Well what I got from your statement was that through the fact that all non African descend from Northeast Africans and for that reason resemble Northeast Africans in some biological aspects that it created some superficial relationship between the Egyptians (who are Northeast Africans) and non Africans. The only way in which I can think of off the top of my head in which non Africans are closer to Northeast Africans than other Africans are is crania morphology. Yet as you noted above relying on this practice alone is not enough to come to such a conclusion. Therefore I referred to an unpresented genetic study of Africans in which it refutes such a notion that Northeast Africans are closer to non Africans than other Africans.
One would expect some gene flow from Egypt to the Middle East just given geography.
With gene flow from the Middle East or a foreign area in general comes a biological affinity towards the population from which it's coming from. So far I have come across no evidence that earlier Egyptian biological affinity lies with Middle Eastern populations. I have only come across empirical evidence that both Northern and Southern Egyptians were indigenous tropically adapted African populations.
it makes sense that the genetics would reflect that, with Egyptians showing a closer relationship to non-Africans than any other Africans.
Not necessarily! Modern Upper Egyptians (such as the man in the video that I posted earlier) while they along with some Lower Nubian populations have absorbed somewhat substantial gene flow from the Near East and Europe over time are still primarily African genetically and group with other African populations before they do non Africans.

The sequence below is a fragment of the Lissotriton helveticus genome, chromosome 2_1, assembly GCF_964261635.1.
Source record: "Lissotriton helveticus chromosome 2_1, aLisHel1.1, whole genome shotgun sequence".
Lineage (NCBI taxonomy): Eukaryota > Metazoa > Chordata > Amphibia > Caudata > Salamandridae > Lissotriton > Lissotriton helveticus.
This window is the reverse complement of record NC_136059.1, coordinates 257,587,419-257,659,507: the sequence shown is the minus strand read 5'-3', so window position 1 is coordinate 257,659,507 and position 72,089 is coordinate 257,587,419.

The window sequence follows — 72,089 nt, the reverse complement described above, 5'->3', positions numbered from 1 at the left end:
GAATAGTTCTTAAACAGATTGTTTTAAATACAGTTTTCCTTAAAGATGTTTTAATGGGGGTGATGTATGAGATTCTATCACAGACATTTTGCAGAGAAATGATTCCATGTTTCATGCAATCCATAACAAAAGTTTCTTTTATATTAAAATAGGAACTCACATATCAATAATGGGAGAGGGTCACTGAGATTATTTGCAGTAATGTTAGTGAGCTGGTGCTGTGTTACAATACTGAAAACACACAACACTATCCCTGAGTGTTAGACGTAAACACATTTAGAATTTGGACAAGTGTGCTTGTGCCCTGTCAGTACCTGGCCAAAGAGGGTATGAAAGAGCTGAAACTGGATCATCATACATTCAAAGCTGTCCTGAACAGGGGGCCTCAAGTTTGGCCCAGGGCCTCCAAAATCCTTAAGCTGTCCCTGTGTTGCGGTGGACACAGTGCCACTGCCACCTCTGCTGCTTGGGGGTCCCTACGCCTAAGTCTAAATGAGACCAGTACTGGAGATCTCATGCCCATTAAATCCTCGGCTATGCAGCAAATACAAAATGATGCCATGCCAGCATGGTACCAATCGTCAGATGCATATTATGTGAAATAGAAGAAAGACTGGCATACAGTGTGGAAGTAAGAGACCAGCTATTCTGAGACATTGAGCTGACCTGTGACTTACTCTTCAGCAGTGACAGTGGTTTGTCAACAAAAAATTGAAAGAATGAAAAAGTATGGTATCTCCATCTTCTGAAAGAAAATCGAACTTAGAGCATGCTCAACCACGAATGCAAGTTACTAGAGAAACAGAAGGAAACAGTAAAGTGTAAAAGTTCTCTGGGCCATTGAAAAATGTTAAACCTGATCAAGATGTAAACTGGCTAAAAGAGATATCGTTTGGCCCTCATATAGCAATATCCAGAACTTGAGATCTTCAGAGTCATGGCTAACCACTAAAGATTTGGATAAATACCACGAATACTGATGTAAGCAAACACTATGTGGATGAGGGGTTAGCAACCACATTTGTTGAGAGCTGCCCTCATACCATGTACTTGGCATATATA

Northern Egyptians on the other hand have received the brunt of every European and Asian migration or invasion into the Nile Valley, and for this reason Keita and others find that out of the two they are the least likely to resemble their early Egyptian ancestors. They as you noted above do tend to group genetically and craniometrically with non African populations.
Those other influences are part of what make them distinctly Egyptian.
How so? If Upper Egyptian culture from which Dynastic Egyptian culture came is confirmed to be "indigenous" (meaning locally African) then how would the "other influences" which you indicate as being "foreign" to Africa and Egypt make them "distinctly Egyptian"?
The Ancient Egyptians themselves seemed pretty comfortable with all that, it's various modern people who seem to get their panties in a twist over it.
It's Nationalism no doubt! The same way that modern Greeks and Romans tend to view their ancient heritage as Greek and Roman rather than European as some others seem to get worked up over when they aren't included collectively.
and proximity to Europe it would be odd if there wasn't some mixing going on, but you could just as easily argue that North Africa influenced southern Europe as much as vice versa.
Because you consistently deny the contributions of those who did not originate south of Egypt in making up what we know as Dynastic Egypt. Again, those other groups don't ever have to be a majority by numbers to have a significant impact.
The problem that I have with this assertion on your behalf is that you have presented no evidence biological evidence even suggesting that they were present in Pre-Dynastic Upper Egypt. You seem to base your belief that they were somehow in Upper Egypt on the presence of goats in the Nile Valley and nothing more than speculation beyond that. There is no cold hard evidence for your claim.